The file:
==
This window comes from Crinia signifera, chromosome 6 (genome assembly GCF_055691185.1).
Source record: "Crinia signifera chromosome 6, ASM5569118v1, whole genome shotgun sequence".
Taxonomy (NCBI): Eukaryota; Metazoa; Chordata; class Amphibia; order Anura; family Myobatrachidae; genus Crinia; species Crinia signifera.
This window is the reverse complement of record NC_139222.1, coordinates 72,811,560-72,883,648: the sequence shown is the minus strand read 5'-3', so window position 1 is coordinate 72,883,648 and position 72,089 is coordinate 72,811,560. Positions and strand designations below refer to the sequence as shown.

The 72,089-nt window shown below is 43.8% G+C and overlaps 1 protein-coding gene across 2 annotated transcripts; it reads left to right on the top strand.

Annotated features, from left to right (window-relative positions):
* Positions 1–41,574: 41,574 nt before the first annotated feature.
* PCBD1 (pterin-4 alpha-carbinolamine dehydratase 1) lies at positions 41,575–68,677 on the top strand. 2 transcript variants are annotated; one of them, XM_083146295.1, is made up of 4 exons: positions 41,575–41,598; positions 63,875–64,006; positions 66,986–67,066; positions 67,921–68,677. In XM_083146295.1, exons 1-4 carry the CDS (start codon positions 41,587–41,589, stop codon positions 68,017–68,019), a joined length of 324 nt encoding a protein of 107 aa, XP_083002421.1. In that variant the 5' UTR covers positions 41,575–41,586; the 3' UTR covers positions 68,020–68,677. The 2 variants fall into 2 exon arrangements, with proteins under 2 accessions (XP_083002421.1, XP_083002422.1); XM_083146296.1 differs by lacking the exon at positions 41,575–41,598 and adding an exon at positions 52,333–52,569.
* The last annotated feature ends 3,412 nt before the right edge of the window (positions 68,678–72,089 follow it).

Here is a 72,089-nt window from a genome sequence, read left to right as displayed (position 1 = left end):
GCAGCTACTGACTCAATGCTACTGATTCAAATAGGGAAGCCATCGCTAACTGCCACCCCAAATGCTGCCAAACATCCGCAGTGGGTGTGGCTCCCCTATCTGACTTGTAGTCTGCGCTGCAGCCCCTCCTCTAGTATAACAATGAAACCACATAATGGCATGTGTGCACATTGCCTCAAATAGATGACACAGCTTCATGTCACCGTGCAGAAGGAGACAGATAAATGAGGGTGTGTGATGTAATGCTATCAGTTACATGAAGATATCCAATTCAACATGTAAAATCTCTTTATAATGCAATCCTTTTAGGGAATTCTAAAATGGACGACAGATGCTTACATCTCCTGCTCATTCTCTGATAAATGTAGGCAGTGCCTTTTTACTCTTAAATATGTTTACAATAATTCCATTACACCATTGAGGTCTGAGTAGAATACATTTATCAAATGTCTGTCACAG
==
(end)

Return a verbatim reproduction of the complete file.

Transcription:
This window comes from Crinia signifera, chromosome 6 (genome assembly GCF_055691185.1).
Source record: "Crinia signifera chromosome 6, ASM5569118v1, whole genome shotgun sequence".
Taxonomy (NCBI): Eukaryota; Metazoa; Chordata; class Amphibia; order Anura; family Myobatrachidae; genus Crinia; species Crinia signifera.
This window is the reverse complement of record NC_139222.1, coordinates 72,811,560-72,883,648: the sequence shown is the minus strand read 5'-3', so window position 1 is coordinate 72,883,648 and position 72,089 is coordinate 72,811,560. Positions and strand designations below refer to the sequence as shown.

The 72,089-nt window shown below is 43.8% G+C and overlaps 1 protein-coding gene across 2 annotated transcripts; it reads left to right on the top strand.

Annotated features, from left to right (window-relative positions):
* Positions 1–41,574: 41,574 nt before the first annotated feature.
* PCBD1 (pterin-4 alpha-carbinolamine dehydratase 1) lies at positions 41,575–68,677 on the top strand. 2 transcript variants are annotated; one of them, XM_083146295.1, is made up of 4 exons: positions 41,575–41,598; positions 63,875–64,006; positions 66,986–67,066; positions 67,921–68,677. In XM_083146295.1, exons 1-4 carry the CDS (start codon positions 41,587–41,589, stop codon positions 68,017–68,019), a joined length of 324 nt encoding a protein of 107 aa, XP_083002421.1. In that variant the 5' UTR covers positions 41,575–41,586; the 3' UTR covers positions 68,020–68,677. The 2 variants fall into 2 exon arrangements, with proteins under 2 accessions (XP_083002421.1, XP_083002422.1); XM_083146296.1 differs by lacking the exon at positions 41,575–41,598 and adding an exon at positions 52,333–52,569.
* The last annotated feature ends 3,412 nt before the right edge of the window (positions 68,678–72,089 follow it).

Here is a 72,089-nt window from a genome sequence, read left to right as displayed (position 1 = left end):
GCAGCTACTGACTCAATGCTACTGATTCAAATAGGGAAGCCATCGCTAACTGCCACCCCAAATGCTGCCAAACATCCGCAGTGGGTGTGGCTCCCCTATCTGACTTGTAGTCTGCGCTGCAGCCCCTCCTCTAGTATAACAATGAAACCACATAATGGCATGTGTGCACATTGCCTCAAATAGATGACACAGCTTCATGTCACCGTGCAGAAGGAGACAGATAAATGAGGGTGTGTGATGTAATGCTATCAGTTACATGAAGATATCCAATTCAACATGTAAAATCTCTTTATAATGCAATCCTTTTAGGGAATTCTAAAATGGACGACAGATGCTTACATCTCCTGCTCATTCTCTGATAAATGTAGGCAGTGCCTTTTTACTCTTAAATATGTTTACAATAATTCCATTACACCATTGAGGTCTGAGTAGAATACATTTATCAAATGTCTGTCACAG